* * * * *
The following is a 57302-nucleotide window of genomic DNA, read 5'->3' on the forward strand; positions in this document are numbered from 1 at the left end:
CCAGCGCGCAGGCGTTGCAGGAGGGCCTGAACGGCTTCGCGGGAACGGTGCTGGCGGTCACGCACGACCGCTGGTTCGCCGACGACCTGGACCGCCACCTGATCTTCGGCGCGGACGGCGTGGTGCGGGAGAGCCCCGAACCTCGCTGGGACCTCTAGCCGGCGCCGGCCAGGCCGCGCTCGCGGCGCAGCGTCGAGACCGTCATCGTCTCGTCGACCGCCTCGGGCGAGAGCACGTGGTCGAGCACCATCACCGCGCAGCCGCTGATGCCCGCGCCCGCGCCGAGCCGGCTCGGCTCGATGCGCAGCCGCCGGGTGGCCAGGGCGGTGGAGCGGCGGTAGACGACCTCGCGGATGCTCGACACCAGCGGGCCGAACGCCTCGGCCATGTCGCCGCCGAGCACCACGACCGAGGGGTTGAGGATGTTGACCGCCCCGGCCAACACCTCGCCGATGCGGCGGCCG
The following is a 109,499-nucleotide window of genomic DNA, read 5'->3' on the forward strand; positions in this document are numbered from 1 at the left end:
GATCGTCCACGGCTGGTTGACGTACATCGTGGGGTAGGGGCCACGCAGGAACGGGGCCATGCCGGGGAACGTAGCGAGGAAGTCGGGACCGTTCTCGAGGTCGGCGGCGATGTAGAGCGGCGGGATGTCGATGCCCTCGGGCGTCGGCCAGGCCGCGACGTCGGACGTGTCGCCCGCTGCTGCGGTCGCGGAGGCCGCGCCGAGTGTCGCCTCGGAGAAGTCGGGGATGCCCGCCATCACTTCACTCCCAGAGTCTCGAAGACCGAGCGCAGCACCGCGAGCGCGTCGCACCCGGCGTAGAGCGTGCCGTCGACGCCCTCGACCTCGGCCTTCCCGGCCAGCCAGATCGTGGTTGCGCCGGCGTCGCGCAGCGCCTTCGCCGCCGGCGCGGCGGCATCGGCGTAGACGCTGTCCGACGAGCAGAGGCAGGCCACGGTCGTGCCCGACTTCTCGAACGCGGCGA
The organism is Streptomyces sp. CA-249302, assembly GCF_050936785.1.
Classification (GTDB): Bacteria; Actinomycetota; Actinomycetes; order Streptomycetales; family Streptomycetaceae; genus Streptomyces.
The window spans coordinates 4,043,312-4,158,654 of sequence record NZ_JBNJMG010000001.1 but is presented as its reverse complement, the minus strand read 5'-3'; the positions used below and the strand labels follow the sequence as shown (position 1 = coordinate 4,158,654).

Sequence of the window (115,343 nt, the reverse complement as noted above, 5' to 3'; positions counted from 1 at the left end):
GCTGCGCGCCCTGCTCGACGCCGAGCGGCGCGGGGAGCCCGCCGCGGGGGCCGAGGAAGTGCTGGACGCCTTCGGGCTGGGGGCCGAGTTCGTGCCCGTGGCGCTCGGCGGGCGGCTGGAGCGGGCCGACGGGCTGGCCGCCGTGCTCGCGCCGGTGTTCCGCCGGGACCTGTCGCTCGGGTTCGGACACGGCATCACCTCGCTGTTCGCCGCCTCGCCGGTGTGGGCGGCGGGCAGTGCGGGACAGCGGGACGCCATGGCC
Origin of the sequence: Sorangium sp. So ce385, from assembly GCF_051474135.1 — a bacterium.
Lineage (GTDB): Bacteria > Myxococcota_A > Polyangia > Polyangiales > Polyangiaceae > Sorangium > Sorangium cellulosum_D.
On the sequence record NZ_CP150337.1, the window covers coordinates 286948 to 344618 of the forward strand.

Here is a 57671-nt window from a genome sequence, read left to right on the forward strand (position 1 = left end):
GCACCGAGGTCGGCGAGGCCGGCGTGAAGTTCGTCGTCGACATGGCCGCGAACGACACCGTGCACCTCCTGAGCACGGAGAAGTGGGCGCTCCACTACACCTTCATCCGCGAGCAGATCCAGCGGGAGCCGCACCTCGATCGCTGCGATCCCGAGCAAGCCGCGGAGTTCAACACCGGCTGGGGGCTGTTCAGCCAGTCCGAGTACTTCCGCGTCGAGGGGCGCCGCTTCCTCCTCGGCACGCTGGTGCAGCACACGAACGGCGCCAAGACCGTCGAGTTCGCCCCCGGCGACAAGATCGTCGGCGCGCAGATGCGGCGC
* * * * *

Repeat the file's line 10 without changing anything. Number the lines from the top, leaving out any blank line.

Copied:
Origin of the sequence: Sorangium sp. So ce385, from assembly GCF_051474135.1 — a bacterium.